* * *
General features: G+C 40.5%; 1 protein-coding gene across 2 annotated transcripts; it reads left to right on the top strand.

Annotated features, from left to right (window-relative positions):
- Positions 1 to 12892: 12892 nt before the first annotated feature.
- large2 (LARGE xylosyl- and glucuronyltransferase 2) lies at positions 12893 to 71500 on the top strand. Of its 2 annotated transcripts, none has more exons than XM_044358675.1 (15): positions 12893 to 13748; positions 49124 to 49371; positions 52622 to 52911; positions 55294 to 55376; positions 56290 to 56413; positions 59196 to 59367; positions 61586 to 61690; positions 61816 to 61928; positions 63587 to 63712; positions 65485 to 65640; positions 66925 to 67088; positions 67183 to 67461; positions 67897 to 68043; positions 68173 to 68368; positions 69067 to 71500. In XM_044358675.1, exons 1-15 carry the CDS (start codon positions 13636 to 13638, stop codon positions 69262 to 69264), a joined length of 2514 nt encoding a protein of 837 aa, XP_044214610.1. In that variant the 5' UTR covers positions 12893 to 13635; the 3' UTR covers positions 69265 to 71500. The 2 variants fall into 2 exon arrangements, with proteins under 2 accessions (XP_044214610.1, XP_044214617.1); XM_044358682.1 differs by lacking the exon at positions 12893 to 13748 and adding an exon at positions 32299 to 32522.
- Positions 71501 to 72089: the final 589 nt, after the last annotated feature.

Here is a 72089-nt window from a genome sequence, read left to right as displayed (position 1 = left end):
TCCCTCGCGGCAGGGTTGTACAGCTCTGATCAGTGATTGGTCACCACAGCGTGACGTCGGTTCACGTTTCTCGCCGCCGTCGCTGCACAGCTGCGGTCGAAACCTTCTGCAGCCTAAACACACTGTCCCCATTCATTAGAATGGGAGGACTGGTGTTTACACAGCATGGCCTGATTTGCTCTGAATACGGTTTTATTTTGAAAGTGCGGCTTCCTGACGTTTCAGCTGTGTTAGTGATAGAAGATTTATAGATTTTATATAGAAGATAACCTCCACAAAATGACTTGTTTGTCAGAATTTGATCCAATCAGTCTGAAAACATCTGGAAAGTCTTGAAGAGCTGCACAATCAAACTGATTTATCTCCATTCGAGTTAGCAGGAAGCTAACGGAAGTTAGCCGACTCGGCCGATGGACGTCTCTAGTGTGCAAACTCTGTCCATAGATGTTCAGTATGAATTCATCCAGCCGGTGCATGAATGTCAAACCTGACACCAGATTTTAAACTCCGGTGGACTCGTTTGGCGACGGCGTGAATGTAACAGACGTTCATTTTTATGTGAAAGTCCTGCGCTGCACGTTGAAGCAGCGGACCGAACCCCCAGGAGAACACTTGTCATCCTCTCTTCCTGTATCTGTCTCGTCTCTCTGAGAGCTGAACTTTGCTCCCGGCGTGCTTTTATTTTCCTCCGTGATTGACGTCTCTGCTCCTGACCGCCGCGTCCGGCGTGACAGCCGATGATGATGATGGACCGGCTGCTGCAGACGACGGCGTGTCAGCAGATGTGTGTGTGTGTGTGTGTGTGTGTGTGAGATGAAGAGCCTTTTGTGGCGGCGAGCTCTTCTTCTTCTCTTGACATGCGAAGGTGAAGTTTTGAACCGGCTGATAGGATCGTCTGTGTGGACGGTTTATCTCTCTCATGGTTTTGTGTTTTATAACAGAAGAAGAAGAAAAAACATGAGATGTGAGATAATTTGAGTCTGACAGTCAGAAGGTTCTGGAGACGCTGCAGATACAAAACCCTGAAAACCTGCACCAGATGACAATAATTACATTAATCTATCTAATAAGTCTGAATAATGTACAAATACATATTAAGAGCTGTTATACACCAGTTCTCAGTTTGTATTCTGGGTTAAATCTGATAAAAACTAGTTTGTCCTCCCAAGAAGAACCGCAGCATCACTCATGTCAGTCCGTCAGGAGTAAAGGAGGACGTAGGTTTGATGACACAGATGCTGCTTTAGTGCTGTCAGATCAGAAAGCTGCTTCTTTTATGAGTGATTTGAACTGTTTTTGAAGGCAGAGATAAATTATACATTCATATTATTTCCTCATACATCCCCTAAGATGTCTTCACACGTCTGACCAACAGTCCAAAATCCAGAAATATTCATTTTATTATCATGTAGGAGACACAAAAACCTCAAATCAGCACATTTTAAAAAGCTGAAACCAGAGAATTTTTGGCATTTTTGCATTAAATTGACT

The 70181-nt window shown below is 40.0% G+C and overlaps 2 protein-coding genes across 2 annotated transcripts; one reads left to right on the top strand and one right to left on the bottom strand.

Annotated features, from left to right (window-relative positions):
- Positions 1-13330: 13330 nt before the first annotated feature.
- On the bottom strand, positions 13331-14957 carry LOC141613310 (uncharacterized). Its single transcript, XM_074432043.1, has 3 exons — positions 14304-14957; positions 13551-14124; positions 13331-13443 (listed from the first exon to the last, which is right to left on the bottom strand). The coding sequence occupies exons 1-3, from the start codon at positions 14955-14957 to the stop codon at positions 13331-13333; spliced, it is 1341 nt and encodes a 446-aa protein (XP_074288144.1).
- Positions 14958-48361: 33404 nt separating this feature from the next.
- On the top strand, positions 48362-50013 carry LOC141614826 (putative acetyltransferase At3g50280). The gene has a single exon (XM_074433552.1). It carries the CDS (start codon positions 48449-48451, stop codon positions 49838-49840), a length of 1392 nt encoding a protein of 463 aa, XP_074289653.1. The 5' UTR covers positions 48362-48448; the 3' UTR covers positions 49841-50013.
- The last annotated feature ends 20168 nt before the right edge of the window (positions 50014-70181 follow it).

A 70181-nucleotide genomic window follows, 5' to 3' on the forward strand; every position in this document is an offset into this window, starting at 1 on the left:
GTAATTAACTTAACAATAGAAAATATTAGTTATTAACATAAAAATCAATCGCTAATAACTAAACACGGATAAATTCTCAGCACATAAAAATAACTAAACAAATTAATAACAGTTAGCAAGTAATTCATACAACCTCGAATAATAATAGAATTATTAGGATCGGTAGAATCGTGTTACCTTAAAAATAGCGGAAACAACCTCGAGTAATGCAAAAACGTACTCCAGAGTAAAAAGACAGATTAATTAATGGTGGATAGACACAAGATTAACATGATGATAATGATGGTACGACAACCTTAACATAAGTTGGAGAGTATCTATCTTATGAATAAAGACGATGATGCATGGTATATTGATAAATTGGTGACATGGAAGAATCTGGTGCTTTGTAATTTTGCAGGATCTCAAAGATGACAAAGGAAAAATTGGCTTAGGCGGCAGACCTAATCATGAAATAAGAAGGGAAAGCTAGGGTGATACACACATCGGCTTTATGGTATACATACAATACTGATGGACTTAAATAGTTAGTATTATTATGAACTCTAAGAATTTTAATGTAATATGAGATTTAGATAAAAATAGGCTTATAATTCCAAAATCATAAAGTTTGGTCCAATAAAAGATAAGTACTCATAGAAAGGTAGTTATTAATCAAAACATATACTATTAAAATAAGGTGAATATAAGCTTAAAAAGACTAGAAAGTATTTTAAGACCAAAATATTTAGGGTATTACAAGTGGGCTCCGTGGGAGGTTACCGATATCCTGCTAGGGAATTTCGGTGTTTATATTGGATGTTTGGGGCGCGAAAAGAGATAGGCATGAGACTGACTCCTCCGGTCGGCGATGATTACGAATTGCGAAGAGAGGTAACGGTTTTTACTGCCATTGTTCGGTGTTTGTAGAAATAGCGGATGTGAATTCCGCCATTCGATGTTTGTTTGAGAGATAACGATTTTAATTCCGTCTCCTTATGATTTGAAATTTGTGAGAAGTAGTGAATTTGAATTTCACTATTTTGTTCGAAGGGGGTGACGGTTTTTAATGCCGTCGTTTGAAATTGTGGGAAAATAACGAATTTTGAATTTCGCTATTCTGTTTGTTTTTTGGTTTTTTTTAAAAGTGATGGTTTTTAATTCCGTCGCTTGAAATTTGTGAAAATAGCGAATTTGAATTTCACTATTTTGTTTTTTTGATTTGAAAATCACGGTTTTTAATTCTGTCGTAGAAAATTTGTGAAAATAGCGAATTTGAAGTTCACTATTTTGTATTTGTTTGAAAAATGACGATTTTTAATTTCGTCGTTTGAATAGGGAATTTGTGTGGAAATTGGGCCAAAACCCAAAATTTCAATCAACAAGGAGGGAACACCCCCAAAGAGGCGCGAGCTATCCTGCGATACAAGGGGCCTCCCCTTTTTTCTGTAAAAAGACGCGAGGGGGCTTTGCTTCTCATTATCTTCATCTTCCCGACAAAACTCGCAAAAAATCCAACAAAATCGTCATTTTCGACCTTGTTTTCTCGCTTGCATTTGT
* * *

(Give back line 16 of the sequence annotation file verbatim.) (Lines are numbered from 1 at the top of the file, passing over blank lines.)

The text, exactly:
GTAATTAACTTAACAATAGAAAATATTAGTTATTAACATAAAAATCAATCGCTAATAACTAAACACGGATAAATTCTCAGCACATAAAAATAACTAAACAAATTAATAACAGTTAGCAAGTAATTCATACAACCTCGAATAATAATAGAATTATTAGGATCGGTAGAATCGTGTTACCTTAAAAATAGCGGAAACAACCTCGAGTAATGCAAAAACGTACTCCAGAGTAAAAAGACAGATTAATTAATGGTGGATAGACACAAGATTAACATGATGATAATGATGGTACGACAACCTTAACATAAGTTGGAGAGTATCTATCTTATGAATAAAGACGATGATGCATGGTATATTGATAAATTGGTGACATGGAAGAATCTGGTGCTTTGTAATTTTGCAGGATCTCAAAGATGACAAAGGAAAAATTGGCTTAGGCGGCAGACCTAATCATGAAATAAGAAGGGAAAGCTAGGGTGATACACACATCGGCTTTATGGTATACATACAATACTGATGGACTTAAATAGTTAGTATTATTATGAACTCTAAGAATTTTAATGTAATATGAGATTTAGATAAAAATAGGCTTATAATTCCAAAATCATAAAGTTTGGTCCAATAAAAGATAAGTACTCATAGAAAGGTAGTTATTAATCAAAACATATACTATTAAAATAAGGTGAATATAAGCTTAAAAAGACTAGAAAGTATTTTAAGACCAAAATATTTAGGGTATTACAAGTGGGCTCCGTGGGAGGTTACCGATATCCTGCTAGGGAATTTCGGTGTTTATATTGGATGTTTGGGGCGCGAAAAGAGATAGGCATGAGACTGACTCCTCCGGTCGGCGATGATTACGAATTGCGAAGAGAGGTAACGGTTTTTACTGCCATTGTTCGGTGTTTGTAGAAATAGCGGATGTGAATTCCGCCATTCGATGTTTGTTTGAGAGATAACGATTTTAATTCCGTCTCCTTATGATTTGAAATTTGTGAGAAGTAGTGAATTTGAATTTCACTATTTTGTTCGAAGGGGGTGACGGTTTTTAATGCCGTCGTTTGAAATTGTGGGAAAATAACGAATTTTGAATTTCGCTATTCTGTTTGTTTTTTGGTTTTTTTTAAAAGTGATGGTTTTTAATTCCGTCGCTTGAAATTTGTGAAAATAGCGAATTTGAATTTCACTATTTTGTTTTTTTGATTTGAAAATCACGGTTTTTAATTCTGTCGTAGAAAATTTGTGAAAATAGCGAATTTGAAGTTCACTATTTTGTATTTGTTTGAAAAATGACGATTTTTAATTTCGTCGTTTGAATAGGGAATTTGTGTGGAAATTGGGCCAAAACCCAAAATTTCAATCAACAAGGAGGGAACACCCCCAAAGAGGCGCGAGCTATCCTGCGATACAAGGGGCCTCCCCTTTTTTCTGTAAAAAGACGCGAGGGGGCTTTGCTTCTCATTATCTTCATCTTCCCGACAAAACTCGCAAAAAATCCAACAAAATCGTCATTTTCGACCTTGTTTTCTCGCTTGCATTTGT